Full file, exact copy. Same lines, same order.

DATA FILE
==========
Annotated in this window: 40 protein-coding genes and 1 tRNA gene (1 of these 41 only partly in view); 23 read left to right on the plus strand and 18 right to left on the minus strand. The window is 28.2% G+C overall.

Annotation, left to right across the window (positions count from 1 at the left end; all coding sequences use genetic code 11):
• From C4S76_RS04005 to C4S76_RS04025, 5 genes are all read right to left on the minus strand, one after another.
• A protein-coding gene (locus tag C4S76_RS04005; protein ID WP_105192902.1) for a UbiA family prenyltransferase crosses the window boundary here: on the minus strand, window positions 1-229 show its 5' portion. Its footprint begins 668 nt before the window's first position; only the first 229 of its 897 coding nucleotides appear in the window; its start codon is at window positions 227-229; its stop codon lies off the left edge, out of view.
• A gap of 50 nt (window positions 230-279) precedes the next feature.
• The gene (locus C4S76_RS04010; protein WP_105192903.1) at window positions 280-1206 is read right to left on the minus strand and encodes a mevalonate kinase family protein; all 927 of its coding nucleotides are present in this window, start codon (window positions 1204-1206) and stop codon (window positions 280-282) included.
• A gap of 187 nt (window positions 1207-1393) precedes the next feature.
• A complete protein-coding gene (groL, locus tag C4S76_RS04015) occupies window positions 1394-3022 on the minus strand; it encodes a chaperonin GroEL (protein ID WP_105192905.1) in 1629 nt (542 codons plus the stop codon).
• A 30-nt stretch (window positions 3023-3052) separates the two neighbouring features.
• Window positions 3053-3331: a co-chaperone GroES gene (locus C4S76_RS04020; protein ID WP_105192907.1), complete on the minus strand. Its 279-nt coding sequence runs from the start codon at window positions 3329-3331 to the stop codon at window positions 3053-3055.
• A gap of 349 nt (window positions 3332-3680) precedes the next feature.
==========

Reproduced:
Annotated in this window: 40 protein-coding genes and 1 tRNA gene (1 of these 41 only partly in view); 23 read left to right on the plus strand and 18 right to left on the minus strand. The window is 28.2% G+C overall.

Annotation, left to right across the window (positions count from 1 at the left end; all coding sequences use genetic code 11):
• From C4S76_RS04005 to C4S76_RS04025, 5 genes are all read right to left on the minus strand, one after another.
• A protein-coding gene (locus tag C4S76_RS04005; protein ID WP_105192902.1) for a UbiA family prenyltransferase crosses the window boundary here: on the minus strand, window positions 1-229 show its 5' portion. Its footprint begins 668 nt before the window's first position; only the first 229 of its 897 coding nucleotides appear in the window; its start codon is at window positions 227-229; its stop codon lies off the left edge, out of view.
• A gap of 50 nt (window positions 230-279) precedes the next feature.
• The gene (locus C4S76_RS04010; protein WP_105192903.1) at window positions 280-1206 is read right to left on the minus strand and encodes a mevalonate kinase family protein; all 927 of its coding nucleotides are present in this window, start codon (window positions 1204-1206) and stop codon (window positions 280-282) included.
• A gap of 187 nt (window positions 1207-1393) precedes the next feature.
• A complete protein-coding gene (groL, locus tag C4S76_RS04015) occupies window positions 1394-3022 on the minus strand; it encodes a chaperonin GroEL (protein ID WP_105192905.1) in 1629 nt (542 codons plus the stop codon).
• A 30-nt stretch (window positions 3023-3052) separates the two neighbouring features.
• Window positions 3053-3331: a co-chaperone GroES gene (locus C4S76_RS04020; protein ID WP_105192907.1), complete on the minus strand. Its 279-nt coding sequence runs from the start codon at window positions 3329-3331 to the stop codon at window positions 3053-3055.
• A gap of 349 nt (window positions 3332-3680) precedes the next feature.